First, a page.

Ehaab D. Abdou, Wilfrid Laurier University and Theodore G. Zervas, North Park University
The recent uproar from within Turkey and globally about changes to Hagia Sophia — a 1,500-year-old UNESCO World Heritage Site of religious significance to both Christians and Muslims — is justified and understandable.
A Turkish court revoked the site’s status as a museum while Turkish President Recep Tayyip Erdogan ordered the space open for Muslim prayer. The move effectively claimed Hagia Sophia as a mosque and is seen as part of Erdogan’s push to assert his version of an exclusionary religious Islamic identity in Turkey.
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The Greek Foreign Ministry characterized the changes as the “religious and nationalist fanatic ramblings of today’s Turkey.” Ecumenical Patriarch Bartholomew, spiritual head of many Orthodox Christians, said the change would be divisive and Pope Francis expressed sadness and disappointment. UNESCO says revoking the museum status undermines an important “symbol for dialogue.”
But missing from this debate is acknowledgement that the controversy implies more than the need for deeper Christian-Muslim dialogues. Some believe that the Hagia Sophia, first a Christian cathedral in the eastern Roman Empire, was built on the site of an ancient pagan temple.
Today, while there are contentious scholarly debates about how to understand contemporary efforts to study or reconstruct older pagan religions and their meaning, pagan refers to those who follow a polytheistic or pantheistic nature-worshipping religion. Some contemporary people follow forms of paganism. (In Canada’s 2001 census, more than 25,000 people identified as pagan.) But the pagan label is also continually used to inaccurately lump together an arguably diverse group of non-Abrahamic belief systems.
We believe that with the right will and attitude, global communities could channel the Hagia Sophia controversy to push for deepening dialogues among the major Abrahamic religions about how their religious histories have intersected with what they viewed as paganism, and what this means today. Such dialogues would rightly also mean a much-needed critical and fresh global engagement with Indigenous rights, justice issues and spiritualities.
Abrahamic faiths and pagans
Archeologists and historians have demonstrated that historically, for various reasons, including to encourage new converts, some Christian churches were built on top of ruins of sacred pagan sites or nearby.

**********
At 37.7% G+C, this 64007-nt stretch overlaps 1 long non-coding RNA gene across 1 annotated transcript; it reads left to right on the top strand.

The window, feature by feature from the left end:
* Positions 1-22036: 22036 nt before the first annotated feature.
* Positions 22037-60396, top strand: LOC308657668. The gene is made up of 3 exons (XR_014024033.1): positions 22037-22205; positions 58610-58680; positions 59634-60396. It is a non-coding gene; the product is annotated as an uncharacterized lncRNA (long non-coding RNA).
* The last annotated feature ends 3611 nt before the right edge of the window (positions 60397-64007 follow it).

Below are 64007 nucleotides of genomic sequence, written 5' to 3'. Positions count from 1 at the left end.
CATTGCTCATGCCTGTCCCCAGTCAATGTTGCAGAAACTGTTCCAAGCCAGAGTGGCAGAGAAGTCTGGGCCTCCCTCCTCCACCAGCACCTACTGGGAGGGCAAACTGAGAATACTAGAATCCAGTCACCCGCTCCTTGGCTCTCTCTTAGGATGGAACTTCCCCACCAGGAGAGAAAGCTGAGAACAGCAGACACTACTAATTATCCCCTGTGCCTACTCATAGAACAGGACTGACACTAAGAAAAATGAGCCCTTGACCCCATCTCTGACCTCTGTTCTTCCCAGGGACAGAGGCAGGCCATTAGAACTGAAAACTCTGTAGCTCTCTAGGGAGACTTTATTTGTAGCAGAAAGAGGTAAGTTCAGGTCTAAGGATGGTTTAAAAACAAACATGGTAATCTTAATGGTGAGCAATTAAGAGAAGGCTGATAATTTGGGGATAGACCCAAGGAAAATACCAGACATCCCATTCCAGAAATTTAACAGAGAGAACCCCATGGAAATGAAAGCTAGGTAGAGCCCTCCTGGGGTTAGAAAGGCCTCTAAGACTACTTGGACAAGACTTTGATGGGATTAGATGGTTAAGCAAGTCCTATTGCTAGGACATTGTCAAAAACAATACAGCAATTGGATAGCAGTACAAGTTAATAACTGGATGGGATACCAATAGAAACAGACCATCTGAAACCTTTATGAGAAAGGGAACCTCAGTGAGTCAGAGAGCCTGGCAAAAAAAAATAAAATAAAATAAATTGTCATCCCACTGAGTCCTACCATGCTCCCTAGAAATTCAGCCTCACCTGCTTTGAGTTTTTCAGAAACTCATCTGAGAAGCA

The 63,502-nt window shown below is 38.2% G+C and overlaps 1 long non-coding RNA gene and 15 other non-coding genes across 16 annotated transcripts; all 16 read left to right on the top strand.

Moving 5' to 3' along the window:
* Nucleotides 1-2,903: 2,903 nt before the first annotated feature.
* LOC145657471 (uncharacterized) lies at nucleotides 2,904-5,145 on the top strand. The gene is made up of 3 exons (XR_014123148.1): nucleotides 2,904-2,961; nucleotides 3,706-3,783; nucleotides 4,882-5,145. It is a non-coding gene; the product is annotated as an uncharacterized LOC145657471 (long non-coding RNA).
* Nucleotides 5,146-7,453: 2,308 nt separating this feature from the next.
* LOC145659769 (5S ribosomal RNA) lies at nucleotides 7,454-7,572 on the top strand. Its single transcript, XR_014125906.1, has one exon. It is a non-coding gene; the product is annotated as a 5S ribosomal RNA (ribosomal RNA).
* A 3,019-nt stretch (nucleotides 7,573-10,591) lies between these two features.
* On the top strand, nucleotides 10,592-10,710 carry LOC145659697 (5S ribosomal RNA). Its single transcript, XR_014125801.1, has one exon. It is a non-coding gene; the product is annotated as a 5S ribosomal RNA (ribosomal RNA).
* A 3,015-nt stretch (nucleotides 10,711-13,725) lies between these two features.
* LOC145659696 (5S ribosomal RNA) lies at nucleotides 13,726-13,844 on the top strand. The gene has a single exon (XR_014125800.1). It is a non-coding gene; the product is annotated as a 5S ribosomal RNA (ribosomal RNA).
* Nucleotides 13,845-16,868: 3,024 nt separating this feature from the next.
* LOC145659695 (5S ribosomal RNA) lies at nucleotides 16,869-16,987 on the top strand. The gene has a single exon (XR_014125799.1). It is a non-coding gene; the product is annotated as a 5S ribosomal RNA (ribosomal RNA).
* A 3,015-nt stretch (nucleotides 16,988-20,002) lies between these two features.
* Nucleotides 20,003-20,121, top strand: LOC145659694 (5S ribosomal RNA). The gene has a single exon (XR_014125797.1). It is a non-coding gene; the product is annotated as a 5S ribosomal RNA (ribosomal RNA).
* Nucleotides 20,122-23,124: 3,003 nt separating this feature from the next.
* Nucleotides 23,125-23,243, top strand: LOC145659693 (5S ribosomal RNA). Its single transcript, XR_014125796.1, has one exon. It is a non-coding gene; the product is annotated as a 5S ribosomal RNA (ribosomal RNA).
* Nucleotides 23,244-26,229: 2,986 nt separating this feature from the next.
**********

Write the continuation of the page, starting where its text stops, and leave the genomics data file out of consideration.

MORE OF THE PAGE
The practice of using ancient pagan ruins was also continued with the building of some early mosques.
Egyptologist Jan Assmann sees in the roots of Abrahamic monotheism the emergence of an unprecedented worldview and ethical values that were accompanied by a binary mindset. He contends that this “Mosaic distinction,” associated with the time of Moses moving forward, “repudiated everything that went before and everything outside itself as ‘paganism’.”
Mostly negative depictions of pagan practices, idol worshipping and their equivalents appear throughout the holy scriptures of the Abrahamic religions.
Judaism sought to distinguish loyalty to the one God and so repudiated worship of gods from the ancient Isrealite milieu. Early Christians sought to distinguish their practices amid Roman polytheism. Islam sought to challenge and distance itself from its contemporary and powerful Arabian peoples seen as pagan idol worshippers.
Throughout history, the pagan label continued to be used to diminish not only non-Abrahamic traditions, but various Abrahamic religions and denominations. For instance, historically, some Christians have denigrated Judaism by typing Jews as pagans.
Similarly, some Christian groups have accused Roman Catholics and Orthodox Christians of adopting pagan beliefs and practices, suggesting this makes them fundamentally less Christian. Heated debates aiming to fend off such accusations show the negative stigma the Abrahamic tradition associates with paganism.
Some of our research found that K-12 school curricula in Canada, Egypt and Greece — lack a detailed and balanced account of the ancient and existing non-Abrahamic — or pagan — traditions. We found that curricula inadequately examined the influences and contributions of these traditions to humanity as well as to Abrahamic traditions specifically.